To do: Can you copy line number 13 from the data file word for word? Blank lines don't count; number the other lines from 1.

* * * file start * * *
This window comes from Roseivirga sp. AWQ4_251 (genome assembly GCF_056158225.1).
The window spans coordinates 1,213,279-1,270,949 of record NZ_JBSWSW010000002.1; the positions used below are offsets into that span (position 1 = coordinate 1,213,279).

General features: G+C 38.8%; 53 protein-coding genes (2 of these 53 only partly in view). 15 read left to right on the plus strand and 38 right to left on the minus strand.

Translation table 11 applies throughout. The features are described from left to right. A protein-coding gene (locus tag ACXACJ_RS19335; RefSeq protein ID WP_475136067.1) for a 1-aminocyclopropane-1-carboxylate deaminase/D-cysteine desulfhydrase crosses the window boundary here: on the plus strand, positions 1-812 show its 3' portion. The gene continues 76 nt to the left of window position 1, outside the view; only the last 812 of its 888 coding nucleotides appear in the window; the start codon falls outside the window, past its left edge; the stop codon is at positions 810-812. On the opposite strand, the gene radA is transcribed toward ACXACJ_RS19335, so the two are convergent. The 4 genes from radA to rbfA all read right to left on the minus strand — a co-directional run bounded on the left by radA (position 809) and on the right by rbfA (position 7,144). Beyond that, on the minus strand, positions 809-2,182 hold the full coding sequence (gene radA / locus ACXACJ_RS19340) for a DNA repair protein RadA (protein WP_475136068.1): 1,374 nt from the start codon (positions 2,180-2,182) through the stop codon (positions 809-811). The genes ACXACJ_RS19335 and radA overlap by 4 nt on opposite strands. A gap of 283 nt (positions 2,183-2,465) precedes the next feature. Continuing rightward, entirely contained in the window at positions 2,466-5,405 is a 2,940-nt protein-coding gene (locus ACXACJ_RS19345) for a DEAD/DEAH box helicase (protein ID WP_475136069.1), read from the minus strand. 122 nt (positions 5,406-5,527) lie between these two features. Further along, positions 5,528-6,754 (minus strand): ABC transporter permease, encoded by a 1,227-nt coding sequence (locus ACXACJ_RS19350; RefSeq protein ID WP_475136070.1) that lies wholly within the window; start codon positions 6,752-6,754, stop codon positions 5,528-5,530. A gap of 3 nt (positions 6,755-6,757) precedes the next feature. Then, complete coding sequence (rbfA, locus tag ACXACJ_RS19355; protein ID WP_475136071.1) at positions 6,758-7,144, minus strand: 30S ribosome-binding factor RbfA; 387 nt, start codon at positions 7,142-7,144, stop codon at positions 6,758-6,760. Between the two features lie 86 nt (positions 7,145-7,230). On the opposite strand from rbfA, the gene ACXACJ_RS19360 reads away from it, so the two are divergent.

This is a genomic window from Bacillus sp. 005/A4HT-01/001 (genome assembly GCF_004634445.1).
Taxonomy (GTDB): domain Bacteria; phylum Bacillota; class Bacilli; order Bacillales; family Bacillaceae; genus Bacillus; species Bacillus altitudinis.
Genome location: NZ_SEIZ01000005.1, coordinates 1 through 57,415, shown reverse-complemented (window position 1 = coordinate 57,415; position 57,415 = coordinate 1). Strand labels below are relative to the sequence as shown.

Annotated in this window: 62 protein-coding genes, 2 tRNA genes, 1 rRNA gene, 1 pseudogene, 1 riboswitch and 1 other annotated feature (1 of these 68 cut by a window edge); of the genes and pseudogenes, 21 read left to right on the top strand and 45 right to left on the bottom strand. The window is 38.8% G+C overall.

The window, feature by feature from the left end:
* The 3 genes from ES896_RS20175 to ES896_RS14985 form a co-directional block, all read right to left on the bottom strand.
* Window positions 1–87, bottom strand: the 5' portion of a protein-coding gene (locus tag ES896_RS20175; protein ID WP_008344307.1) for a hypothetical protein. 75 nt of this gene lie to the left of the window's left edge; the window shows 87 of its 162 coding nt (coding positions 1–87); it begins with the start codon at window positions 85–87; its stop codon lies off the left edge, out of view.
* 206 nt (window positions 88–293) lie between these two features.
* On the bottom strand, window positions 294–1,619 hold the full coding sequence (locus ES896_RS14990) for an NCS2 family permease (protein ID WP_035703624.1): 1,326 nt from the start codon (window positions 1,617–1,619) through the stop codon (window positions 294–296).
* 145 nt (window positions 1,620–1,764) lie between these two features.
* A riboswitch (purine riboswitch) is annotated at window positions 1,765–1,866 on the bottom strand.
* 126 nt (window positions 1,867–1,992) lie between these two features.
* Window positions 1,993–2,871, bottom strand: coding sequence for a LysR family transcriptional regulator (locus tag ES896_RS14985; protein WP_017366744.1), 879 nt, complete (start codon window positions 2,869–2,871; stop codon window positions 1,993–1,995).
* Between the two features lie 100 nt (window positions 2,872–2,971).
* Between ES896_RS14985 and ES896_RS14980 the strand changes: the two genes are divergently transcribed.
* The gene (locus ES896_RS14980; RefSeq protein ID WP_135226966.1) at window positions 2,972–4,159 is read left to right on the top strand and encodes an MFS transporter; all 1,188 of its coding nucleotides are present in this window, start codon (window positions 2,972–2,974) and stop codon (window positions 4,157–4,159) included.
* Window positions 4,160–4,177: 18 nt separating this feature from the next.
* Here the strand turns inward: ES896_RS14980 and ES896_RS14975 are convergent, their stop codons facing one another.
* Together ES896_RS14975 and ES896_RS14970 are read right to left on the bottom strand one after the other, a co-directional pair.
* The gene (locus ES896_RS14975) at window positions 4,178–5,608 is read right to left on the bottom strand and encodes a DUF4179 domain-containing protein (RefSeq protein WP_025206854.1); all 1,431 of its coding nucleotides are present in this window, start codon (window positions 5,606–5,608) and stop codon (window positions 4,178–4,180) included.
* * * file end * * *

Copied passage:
* On the bottom strand, window positions 294–1,619 hold the full coding sequence (locus ES896_RS14990) for an NCS2 family permease (protein ID WP_035703624.1): 1,326 nt from the start codon (window positions 1,617–1,619) through the stop codon (window positions 294–296).